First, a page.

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Ad Maiora - Repetita Iuvant CD (album) cover


Ad Maiora


Rock Progressivo Italiano

3.96 | 55 ratings

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5 stars Ad Maiora is back with a sophomore album, nicely following up their rather spectacular self-titled debut back in 2013. Italian prog has been in a revival mode lately, featuring a slew of new and innovative bands that span the spectrum from young talents like Unreal City, Il Paradiso degli Orchi and Ingranaggi delle Valle, to older seasoned pros like Sezione Frenante and of which Ad Maiora are probably the ideal candidates to point to. All the instrumentalists are obviously first rate technicians, from sleek bass man Moreno Piva, keyboard maestro Sergio Caleca, drum phenom Enzo Giardina, axeman Flavio Carnovali and lastly, the energetic vocalist Paolo Callioni, all unchanged from the previous line-up. These Milanese signori have raised the bar with this thunderous effort, artistically enhanced by terrific cover art that perfectly captures their innate sense of contrast and fire. Wilder, brasher and evidently confident, the tracks reveal a zest for adventure, theatrics, technique, passion and a tad of insanity, after all they are Italians! The clean production is a glorious affair of pristine power and delicacy, shedding powerful light on every note and creating an insightful sense of both density and luxury.

A bouncy, compact and exalted opener in "Molokheya", steered by a stinging synth loop, tectonic drums, bruising bass lineage and a complex main riff, only provides the platform for lead lung Callioni to exalt with the best of them, utilizing English as his 'plat du jour', sounding very much like a typical concert opening statement. "Life" keeps the pedal to the floor, pushing the 'macchina' like some turbo-charged Lancia rally racer, spitting out a deluge of notes wrapped in a variety of moods, the irate Callioni howling as he steers the mike through all kinds of sonic chicanes and Caleca flipping a whistling synth solo that scours the heavens. Guitarist Carnovali is no slouch either, chugging, churning and challenging the arrangement with daredevil twists and turns. Needless to state, the rhythm tandem is rock-solid and lethal in its precision.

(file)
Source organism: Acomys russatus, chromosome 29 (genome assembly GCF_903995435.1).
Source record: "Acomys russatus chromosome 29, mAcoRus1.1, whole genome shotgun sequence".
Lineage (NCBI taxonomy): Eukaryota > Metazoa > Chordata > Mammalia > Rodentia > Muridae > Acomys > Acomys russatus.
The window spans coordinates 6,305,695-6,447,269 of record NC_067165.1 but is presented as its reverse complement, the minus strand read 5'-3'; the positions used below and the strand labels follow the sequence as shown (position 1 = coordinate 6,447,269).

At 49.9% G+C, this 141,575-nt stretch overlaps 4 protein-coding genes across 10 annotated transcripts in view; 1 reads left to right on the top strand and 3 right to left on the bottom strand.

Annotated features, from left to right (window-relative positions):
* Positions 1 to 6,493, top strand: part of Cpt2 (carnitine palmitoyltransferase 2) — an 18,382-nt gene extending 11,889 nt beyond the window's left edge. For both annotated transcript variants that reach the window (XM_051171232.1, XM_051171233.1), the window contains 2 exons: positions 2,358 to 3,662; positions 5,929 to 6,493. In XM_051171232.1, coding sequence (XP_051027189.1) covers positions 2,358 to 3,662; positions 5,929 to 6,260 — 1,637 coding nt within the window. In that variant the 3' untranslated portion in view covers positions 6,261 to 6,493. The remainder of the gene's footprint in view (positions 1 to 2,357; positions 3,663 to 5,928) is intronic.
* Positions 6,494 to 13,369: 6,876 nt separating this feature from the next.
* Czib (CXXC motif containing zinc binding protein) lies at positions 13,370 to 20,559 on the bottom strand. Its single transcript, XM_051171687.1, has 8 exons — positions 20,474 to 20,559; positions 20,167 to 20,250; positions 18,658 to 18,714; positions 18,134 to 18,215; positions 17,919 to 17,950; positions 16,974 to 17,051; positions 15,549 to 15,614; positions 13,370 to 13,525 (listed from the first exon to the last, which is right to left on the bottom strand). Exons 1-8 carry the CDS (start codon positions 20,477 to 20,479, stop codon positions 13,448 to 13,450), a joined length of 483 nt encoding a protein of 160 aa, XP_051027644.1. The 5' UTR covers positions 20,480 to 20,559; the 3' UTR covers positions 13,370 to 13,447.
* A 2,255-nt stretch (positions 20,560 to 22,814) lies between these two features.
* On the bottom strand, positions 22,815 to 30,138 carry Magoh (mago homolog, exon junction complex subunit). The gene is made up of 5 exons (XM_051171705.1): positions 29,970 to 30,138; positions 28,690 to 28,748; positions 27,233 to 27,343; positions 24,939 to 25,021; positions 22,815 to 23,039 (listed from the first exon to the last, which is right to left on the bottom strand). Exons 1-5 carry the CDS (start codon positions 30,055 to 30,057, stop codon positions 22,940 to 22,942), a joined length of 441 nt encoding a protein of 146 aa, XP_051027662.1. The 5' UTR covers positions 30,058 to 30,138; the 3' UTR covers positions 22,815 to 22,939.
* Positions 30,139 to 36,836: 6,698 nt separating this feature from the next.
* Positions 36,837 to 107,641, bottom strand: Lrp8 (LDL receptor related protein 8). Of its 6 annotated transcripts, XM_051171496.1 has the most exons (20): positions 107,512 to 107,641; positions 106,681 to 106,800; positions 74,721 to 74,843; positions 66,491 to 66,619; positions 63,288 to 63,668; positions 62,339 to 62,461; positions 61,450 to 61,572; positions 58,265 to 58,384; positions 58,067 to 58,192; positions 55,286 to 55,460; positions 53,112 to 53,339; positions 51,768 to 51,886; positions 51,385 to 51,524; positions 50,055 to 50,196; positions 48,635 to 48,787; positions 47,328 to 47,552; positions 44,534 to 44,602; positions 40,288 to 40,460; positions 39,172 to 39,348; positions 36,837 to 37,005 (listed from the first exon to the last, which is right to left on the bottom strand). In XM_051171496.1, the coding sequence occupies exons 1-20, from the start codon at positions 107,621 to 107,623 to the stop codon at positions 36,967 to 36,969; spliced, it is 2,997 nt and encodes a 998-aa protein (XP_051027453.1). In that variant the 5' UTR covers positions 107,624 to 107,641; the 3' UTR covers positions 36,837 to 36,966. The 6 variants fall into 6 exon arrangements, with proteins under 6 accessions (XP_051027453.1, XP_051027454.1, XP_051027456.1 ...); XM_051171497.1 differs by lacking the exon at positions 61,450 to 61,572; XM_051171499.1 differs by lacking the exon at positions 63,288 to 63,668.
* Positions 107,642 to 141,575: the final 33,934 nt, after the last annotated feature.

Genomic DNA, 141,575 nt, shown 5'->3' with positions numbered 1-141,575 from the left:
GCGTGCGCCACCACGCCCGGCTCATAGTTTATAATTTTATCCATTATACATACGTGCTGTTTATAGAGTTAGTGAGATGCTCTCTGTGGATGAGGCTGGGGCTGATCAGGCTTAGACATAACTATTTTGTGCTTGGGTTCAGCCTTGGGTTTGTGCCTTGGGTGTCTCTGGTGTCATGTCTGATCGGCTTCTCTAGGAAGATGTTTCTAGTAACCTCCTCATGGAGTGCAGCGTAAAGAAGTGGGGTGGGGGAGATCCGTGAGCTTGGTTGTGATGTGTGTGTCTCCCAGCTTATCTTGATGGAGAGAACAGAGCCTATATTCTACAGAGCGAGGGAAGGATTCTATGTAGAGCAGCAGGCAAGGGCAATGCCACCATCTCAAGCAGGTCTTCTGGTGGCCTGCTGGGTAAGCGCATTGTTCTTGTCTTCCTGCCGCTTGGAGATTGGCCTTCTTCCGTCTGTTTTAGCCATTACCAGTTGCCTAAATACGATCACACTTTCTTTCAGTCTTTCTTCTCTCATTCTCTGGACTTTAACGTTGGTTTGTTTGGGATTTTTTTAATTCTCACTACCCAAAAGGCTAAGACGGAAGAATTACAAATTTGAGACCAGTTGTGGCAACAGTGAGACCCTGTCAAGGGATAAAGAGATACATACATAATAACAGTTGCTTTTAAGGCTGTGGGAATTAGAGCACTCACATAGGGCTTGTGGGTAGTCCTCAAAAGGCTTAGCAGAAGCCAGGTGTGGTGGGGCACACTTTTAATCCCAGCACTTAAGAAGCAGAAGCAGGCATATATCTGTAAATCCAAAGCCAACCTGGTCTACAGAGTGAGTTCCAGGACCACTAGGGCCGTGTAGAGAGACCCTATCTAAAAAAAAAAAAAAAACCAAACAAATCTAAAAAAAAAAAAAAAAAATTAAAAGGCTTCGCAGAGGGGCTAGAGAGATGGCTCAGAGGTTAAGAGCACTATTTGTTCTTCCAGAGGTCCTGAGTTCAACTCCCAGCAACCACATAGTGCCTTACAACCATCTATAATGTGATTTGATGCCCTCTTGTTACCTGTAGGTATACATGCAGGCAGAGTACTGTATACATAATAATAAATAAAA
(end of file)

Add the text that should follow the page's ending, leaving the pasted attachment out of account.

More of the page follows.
Switching to Italian on "Fermati" should be no problem as this initially heavy outburst contains some explosive contours, volcanic drum blasts and on-a-dime contortions that will leave the fan shell-shocked at the flawless ability displayed. Callioni gently calms the mood, warbling in his native tongue, floating on charm and elegance, while the athletic Piva rams his bass through some oblique maneuvers that will please the bass guitar fan to no end. The electric guitar does take a hard-jazz approach this time around, a hint of the great Jan Akkerman in the air but unafraid to propel some nasty riffs just in case it may be too mellow.